To know and understand the principals of FACS it is necessary to have a basic understanding of the principals of flow cytometry. All of the basic principles of flow cytometry apply to FACS, and they are described eloquently in the Basics of Flow Cytometry Pearls presentation. They both rely on 3 intrinsic components, the fluidics, optics and electronics. The terms “flow cytometry” and “FACS” are often used interchangeably, but they describe 2 different processes. FACS is a derivative of flow cytometry that has an additional component of cell collection.
This is a simple representation of a flow cytometer. Cells stained with fluorescently labeled antibodies enter the flow cell where hydrodynamic focusing lines them up single file, as they pass through a beam of laser light. The laser light is scattered by the cell and forward and side scatter are detected, representing cell size and complexity, respectively. In addition, laser light excites fluorochromes bound to different antibodies, so that, with a complex system of optical filters and mirrors, it can be determined which antibodies are bound to a cell. The scatter and fluorescence data are collected and stored as a digital data file for each individual cell, and they can then be represented by flow histograms and dot plots. The plots are then interpreted by a trained individual, to look for phenotypic aberrancies or cell subsets, for example. The physical cells exiting the flow cytometer are disposed of.
This diagram shows the extra features that are present in a fluorescent sorter. Instead of exiting the flow cell into the waste line, the flow stream is charged and passes through a nozzle which is being vibrated at constant frequency to form droplets containing one cell each. The time between interrogation of the cell and the formation of the droplet is called the drop delay. Because this time is predetermined and constant it is possible to know exactly which droplet contains which cell. Based on user defined gates to identify the population of interest the sorter adjusts the charge at this droplet breakoff point so that the cell is either collected or discarded as it passes through an electrostatic field generated by two plates.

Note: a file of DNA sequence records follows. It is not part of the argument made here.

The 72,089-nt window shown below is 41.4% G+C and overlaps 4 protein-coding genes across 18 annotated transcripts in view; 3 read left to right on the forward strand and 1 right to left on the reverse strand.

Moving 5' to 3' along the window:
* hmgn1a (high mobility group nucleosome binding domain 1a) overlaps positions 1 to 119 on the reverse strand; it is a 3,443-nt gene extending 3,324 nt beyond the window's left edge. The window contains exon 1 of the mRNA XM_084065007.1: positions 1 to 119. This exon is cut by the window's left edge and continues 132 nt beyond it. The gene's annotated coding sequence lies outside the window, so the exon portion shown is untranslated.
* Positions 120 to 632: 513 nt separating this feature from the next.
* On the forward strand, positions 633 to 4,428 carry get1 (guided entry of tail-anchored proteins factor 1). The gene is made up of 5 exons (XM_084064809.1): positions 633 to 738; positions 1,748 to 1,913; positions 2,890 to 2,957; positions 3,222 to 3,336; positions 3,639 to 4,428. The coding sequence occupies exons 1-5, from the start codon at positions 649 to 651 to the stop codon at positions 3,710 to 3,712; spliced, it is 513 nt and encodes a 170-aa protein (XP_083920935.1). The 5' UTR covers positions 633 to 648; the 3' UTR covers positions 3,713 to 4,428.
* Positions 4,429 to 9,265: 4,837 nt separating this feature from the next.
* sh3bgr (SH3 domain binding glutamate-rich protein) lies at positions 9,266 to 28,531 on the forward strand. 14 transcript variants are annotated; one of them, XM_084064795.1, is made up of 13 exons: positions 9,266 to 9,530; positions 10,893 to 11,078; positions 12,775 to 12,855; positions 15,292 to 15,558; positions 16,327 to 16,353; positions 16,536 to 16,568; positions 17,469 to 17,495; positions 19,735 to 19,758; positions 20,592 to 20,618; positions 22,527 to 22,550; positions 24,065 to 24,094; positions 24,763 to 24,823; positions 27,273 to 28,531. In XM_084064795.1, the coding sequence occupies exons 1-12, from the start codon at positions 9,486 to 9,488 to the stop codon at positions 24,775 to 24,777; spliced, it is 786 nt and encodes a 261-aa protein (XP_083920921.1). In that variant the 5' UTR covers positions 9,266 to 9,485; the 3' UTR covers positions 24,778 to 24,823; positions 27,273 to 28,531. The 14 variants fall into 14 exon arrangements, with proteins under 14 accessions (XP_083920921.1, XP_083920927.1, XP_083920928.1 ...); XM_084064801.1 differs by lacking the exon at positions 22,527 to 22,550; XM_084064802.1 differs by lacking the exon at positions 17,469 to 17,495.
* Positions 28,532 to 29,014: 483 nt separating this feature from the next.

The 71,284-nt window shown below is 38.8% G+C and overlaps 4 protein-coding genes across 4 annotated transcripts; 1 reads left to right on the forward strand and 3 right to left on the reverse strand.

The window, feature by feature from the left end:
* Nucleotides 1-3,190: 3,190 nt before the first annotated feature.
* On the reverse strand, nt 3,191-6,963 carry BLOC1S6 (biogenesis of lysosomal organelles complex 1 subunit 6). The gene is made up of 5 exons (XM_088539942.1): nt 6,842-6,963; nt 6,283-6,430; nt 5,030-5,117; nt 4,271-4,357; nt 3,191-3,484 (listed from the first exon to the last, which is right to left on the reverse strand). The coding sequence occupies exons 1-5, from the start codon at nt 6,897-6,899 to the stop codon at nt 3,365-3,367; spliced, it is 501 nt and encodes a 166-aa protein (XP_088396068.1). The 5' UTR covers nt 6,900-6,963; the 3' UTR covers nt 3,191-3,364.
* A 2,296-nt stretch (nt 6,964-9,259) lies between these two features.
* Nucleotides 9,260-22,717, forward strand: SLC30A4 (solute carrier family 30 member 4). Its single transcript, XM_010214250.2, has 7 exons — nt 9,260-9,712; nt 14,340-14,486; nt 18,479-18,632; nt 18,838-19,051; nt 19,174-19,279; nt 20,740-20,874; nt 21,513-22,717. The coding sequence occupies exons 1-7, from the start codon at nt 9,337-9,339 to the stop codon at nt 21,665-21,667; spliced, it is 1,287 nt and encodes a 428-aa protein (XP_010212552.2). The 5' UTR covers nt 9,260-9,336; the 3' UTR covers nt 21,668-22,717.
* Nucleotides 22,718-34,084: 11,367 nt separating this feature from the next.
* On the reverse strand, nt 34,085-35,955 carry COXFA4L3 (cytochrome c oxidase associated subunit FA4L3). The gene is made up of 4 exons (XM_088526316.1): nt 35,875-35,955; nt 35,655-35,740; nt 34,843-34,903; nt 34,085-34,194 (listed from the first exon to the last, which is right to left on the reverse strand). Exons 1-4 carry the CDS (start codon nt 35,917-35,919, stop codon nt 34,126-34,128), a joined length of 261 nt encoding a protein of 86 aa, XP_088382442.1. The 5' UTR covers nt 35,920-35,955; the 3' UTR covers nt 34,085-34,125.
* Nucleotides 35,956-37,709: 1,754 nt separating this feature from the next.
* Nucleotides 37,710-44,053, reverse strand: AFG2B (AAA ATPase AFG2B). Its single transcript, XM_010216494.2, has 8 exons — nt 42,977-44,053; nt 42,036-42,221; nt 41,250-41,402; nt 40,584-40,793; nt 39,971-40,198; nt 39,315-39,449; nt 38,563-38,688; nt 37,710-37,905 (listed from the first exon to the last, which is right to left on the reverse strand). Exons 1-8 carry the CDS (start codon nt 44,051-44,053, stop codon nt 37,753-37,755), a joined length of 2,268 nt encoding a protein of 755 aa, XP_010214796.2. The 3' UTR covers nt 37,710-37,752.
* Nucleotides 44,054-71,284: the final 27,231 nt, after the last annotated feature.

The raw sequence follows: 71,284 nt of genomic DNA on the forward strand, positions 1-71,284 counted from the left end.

This is an example of a FACS experiment in which T-cells and myeloid cells are sorted using antibodies to CD3 and CD33. The downstream molecular assay requires greater than or equal to 98% purity for each lineage in order to reach the required sensitivity. Once the cells are sorted, an aliquot of the sorted fractions can then be rerun through the sorter to assess purity. The T-cells and Myeloid cells go from 20 and 67 percent respectively in the unsorted sample to both achieving the required 98 percent purity in the sorted fractions.